Going up against a tyrannical government isn't nearly as fun as the movies make it out to be. There's just something about secret arrests, violent beatings, and the distinct lack of tanks that make an average person somewhat reluctant to go and fight The Man. Thankfully, the following freedom-loving people were anything but average, because when they fought back against their respective regimes, they did it with style ...
5Chinese Netizens Skirt Censorship With Memes
China extinguishes free speech like novelty candles on its birthday cake. Which is to say that every time they stomp it out, it comes sputtering back to life again. They've arrested bloggers for exposing the country's rampant corruption, sent journalists on "forced vacations" -- but the will of the people is indomitable. But what can be done by people who are unwilling to risk martyrdom to fight the power? You can't even flip the government the bird, because they will confiscate and imprison that bird forever. But you can flip them the alpaca:
Some explanation may be in order.
The "grass mud horse" is a fictitious animal (represented by an alpaca) that was created by Internet users to cleverly insult the Communist Party and bite the massive red hand feeding them propaganda and fear. To understand it, we need to break down the phrase cao ni ma. Depending on the tones, cao ni ma can be translated from Mandarin Chinese as 1) a sequence of seemingly random words ...
... or 2) a phrase meaning "Fuck your mother":
Oh, did we mention that the Communist Party is often referred to as the "mother of the people"?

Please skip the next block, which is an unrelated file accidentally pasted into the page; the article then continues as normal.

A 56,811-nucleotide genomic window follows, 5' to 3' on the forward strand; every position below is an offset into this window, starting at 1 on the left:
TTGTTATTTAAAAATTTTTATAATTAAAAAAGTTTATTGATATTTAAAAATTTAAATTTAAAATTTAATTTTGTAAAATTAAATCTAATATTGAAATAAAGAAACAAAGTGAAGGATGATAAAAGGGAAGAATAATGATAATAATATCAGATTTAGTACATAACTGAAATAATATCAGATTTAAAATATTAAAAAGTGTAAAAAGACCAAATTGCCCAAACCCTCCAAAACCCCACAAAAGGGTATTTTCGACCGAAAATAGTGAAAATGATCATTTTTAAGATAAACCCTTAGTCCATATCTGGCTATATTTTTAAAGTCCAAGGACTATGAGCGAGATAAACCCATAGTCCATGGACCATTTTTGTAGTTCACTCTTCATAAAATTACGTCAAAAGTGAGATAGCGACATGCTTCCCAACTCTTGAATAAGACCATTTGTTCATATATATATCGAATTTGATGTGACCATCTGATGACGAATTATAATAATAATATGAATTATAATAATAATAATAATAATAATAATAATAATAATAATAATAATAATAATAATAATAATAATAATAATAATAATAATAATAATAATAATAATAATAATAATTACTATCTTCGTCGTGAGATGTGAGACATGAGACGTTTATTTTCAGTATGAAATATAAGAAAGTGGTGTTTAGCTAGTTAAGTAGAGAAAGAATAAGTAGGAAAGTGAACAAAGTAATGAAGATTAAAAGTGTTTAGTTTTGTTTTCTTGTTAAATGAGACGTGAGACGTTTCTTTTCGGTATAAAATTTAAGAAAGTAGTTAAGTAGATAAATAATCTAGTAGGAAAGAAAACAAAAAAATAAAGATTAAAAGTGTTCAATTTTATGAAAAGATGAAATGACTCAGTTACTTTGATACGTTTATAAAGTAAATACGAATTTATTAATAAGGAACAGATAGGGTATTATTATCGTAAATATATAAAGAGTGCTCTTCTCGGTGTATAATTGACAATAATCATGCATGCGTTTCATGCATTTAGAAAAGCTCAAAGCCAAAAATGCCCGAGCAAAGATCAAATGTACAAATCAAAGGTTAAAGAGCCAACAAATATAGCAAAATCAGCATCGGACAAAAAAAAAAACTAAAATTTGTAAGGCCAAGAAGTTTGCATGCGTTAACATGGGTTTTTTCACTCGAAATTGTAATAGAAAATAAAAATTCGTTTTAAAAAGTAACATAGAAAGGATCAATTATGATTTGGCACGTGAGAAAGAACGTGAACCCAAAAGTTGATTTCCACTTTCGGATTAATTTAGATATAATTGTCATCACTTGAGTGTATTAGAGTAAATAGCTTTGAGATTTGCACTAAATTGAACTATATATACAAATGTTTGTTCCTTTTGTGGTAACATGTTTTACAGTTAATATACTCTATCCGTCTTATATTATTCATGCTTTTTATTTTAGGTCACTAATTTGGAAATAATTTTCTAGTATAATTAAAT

And when La Resistance Alpaca isn't appearing in the most hardcore of all possible memes (hey, do you risk imprisonment every time you repost a Doge?) or deceptively whimsical songs, it even helps Chinese netizens remember the Tiananmen Square protests:
With pro-capitalist shopping bags to boot.
The 1989 Beijing demonstrations, which ended with hundreds (maybe thousands) of people being gunned down by the military, came to be best represented by "Tank Man," a lone protester standing up to a column of tanks. The Chinese government doesn't particularly like talking about it, and they usually change the subject to how shiny their machine guns are looking today.
Here's how the Internet responded to that particular bit of censorship:
One trend sweeping the Chinese Internet involves users re-enacting Tank Man's bravery at Tiananmen Square using everything from the wildly popular giant yellow duck that floated into Hong Kong's Victoria Harbor to LEGOs and even cows standing up to tractors.
Sina Weibo/South China Morning Post
They ran over the cow, for authenticity. It was delicious.
Because what the Communist Party doesn't understand is that if you tell the Internet it can't do something, two things will happen:
1. They're going to do it anyway.
2.They're going to look as stupid as possible while doing it.